The Naga in 1944
Kohima sits at 5,000 feet in the Naga Hills, a vast and inhospitable region of jungle-covered hills with few roads. In 1944, it was sparsely inhabited by scattered aboriginal tribes, most of whom had been converted from animism by American Baptist missionaries. They traditionally practiced head-hunting, although this was discouraged under British administration. British soldiers were struck by their appearance; they were described as “like Red Indians” by Ray Street of the Royal West Kents.
Naga Support for the British
The Nagas of Kohima provided invaluable support to the British, acting as guides, spies, porters and stretcher-bearers, as well as combatants if provided with rifles. One of these exotic allies, Rhizotta Rino, explained this support:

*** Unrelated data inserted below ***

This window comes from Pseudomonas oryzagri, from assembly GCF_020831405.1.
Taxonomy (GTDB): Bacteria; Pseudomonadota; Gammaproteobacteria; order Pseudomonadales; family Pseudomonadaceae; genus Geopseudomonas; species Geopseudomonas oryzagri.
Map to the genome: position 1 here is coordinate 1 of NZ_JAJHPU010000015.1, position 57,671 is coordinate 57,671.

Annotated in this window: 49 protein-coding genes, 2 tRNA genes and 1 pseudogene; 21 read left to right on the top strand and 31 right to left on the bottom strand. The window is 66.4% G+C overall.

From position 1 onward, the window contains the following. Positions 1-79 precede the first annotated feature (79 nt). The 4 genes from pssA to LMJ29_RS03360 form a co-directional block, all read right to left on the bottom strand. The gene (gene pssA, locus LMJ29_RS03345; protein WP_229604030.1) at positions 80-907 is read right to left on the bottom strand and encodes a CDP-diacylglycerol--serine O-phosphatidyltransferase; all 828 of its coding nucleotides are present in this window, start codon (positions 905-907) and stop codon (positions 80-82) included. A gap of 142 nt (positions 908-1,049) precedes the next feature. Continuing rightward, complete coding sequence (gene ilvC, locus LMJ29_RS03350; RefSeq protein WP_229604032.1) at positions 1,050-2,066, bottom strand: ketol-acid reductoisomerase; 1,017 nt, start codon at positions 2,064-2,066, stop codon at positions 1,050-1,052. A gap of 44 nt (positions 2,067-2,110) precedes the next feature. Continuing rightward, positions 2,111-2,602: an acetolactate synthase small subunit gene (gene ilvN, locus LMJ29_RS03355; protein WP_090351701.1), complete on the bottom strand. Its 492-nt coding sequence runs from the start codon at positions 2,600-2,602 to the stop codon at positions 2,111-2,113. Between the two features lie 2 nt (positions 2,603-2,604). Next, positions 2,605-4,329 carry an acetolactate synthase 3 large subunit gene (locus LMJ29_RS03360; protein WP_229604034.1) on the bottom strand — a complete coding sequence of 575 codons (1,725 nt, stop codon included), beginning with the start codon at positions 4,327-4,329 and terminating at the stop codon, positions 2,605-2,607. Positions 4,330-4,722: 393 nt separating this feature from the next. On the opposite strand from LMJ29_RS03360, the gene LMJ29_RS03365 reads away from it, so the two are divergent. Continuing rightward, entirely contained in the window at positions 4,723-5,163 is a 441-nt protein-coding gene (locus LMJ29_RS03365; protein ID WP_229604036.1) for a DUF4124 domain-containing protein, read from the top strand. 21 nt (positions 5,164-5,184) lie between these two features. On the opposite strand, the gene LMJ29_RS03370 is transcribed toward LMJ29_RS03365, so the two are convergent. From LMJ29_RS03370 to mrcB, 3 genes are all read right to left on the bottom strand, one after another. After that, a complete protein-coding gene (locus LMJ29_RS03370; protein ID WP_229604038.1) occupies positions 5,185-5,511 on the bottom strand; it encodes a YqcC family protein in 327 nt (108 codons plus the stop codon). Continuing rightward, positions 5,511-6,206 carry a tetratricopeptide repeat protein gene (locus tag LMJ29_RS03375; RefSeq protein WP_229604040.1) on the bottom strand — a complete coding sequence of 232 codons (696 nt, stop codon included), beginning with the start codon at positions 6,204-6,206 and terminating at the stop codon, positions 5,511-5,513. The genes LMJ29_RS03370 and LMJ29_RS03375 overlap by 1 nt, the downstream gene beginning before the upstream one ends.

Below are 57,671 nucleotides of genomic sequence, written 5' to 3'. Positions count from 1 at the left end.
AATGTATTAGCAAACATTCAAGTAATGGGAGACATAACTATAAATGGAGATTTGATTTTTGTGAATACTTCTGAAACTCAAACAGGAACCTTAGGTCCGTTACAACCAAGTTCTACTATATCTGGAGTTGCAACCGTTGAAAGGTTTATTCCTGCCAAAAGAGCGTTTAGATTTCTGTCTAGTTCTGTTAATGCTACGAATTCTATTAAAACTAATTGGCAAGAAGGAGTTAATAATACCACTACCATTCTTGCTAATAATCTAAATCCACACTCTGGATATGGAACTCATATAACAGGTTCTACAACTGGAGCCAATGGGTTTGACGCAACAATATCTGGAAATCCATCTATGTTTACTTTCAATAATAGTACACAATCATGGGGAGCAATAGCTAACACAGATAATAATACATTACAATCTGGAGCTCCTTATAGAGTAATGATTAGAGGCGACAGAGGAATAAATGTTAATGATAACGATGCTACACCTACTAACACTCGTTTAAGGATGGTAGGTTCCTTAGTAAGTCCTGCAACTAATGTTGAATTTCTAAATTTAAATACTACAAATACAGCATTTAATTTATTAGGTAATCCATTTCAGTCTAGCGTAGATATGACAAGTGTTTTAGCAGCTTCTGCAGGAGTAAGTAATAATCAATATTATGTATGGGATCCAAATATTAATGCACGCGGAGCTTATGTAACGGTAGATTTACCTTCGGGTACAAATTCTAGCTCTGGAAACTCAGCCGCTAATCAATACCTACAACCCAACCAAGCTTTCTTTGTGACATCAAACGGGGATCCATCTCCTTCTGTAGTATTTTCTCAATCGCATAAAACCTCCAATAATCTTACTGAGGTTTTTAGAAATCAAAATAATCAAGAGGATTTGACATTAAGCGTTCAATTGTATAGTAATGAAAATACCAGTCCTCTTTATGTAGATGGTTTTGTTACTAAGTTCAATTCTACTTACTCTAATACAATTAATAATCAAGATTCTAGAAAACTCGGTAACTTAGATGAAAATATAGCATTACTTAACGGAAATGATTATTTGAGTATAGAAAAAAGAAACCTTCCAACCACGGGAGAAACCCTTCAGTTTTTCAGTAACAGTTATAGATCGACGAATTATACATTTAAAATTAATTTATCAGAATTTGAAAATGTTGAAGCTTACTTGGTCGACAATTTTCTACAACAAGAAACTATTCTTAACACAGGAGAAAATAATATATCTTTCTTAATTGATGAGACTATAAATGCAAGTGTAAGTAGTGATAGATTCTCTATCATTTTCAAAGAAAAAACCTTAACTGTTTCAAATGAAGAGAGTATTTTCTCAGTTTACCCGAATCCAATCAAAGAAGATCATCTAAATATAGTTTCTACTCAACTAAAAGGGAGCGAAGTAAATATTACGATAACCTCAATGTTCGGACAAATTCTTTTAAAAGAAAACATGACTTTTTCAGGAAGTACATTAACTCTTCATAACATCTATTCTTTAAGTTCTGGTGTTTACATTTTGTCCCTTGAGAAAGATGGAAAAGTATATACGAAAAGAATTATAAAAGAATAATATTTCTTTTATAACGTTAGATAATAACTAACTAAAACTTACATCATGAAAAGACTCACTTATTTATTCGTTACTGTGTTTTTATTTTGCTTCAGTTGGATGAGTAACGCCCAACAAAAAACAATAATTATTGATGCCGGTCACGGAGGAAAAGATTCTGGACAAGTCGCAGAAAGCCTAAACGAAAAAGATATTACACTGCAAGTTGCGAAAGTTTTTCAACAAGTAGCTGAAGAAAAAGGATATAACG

“Why did we fight for the British? They were our protectors. They were here before the Japanese and they protected us. We had to help them”.
Major General Grover, Commander of the British 2nd Division, wrote:
“They offer to take on any job, usually of an Intelligence nature, to visit some village behind Jap lines, or to provide porters or guides whenever required, and offer to do all this for nothing. We are insisting on paying them. One has been taught to regard the Nagas as savage head-hunters. Some of them are, but the great majority are extremely lovable.”
A film describing the experiences and perspectives of Naga who remember 1944 can be found here.
The Grover Monument
In 2014, citizens of the Naga village at Jotsoma dedicated a monument to Major General Grover, his officers and soldiers. The general’s daughter Mrs Celia Grover was present.
Kohima Educational Trust
The Kohima Educational Trust was created in gratitude to the Nagas for their staunch support. Its purpose is to help finance the education of Naga children through scholarships, prizes and the provision of educational resources, using the past to benefit the future.